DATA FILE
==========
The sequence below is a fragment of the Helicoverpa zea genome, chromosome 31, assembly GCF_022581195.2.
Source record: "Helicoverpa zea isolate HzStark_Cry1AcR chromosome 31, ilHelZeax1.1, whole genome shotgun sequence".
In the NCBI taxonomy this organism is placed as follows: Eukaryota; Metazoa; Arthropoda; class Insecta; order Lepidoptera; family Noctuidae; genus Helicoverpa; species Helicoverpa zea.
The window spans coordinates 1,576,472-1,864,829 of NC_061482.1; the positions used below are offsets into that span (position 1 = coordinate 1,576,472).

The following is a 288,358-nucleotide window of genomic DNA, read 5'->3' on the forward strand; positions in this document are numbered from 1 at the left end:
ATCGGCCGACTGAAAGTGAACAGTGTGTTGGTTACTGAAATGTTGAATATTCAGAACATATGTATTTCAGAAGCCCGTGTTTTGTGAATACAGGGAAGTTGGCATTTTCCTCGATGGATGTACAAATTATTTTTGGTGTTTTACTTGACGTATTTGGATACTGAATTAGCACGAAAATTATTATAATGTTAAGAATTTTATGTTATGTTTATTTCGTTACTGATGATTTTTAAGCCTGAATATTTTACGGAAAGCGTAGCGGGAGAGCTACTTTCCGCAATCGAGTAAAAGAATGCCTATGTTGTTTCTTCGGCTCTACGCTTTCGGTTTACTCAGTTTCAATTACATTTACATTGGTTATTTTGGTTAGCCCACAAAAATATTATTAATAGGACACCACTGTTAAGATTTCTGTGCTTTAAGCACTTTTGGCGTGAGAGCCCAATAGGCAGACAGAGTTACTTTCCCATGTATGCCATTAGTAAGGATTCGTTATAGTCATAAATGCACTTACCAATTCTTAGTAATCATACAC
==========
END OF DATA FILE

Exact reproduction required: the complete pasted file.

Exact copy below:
The sequence below is a fragment of the Helicoverpa zea genome, chromosome 31, assembly GCF_022581195.2.
Source record: "Helicoverpa zea isolate HzStark_Cry1AcR chromosome 31, ilHelZeax1.1, whole genome shotgun sequence".
In the NCBI taxonomy this organism is placed as follows: Eukaryota; Metazoa; Arthropoda; class Insecta; order Lepidoptera; family Noctuidae; genus Helicoverpa; species Helicoverpa zea.
The window spans coordinates 1,576,472-1,864,829 of NC_061482.1; the positions used below are offsets into that span (position 1 = coordinate 1,576,472).

The following is a 288,358-nucleotide window of genomic DNA, read 5'->3' on the forward strand; positions in this document are numbered from 1 at the left end:
ATCGGCCGACTGAAAGTGAACAGTGTGTTGGTTACTGAAATGTTGAATATTCAGAACATATGTATTTCAGAAGCCCGTGTTTTGTGAATACAGGGAAGTTGGCATTTTCCTCGATGGATGTACAAATTATTTTTGGTGTTTTACTTGACGTATTTGGATACTGAATTAGCACGAAAATTATTATAATGTTAAGAATTTTATGTTATGTTTATTTCGTTACTGATGATTTTTAAGCCTGAATATTTTACGGAAAGCGTAGCGGGAGAGCTACTTTCCGCAATCGAGTAAAAGAATGCCTATGTTGTTTCTTCGGCTCTACGCTTTCGGTTTACTCAGTTTCAATTACATTTACATTGGTTATTTTGGTTAGCCCACAAAAATATTATTAATAGGACACCACTGTTAAGATTTCTGTGCTTTAAGCACTTTTGGCGTGAGAGCCCAATAGGCAGACAGAGTTACTTTCCCATGTATGCCATTAGTAAGGATTCGTTATAGTCATAAATGCACTTACCAATTCTTAGTAATCATACAC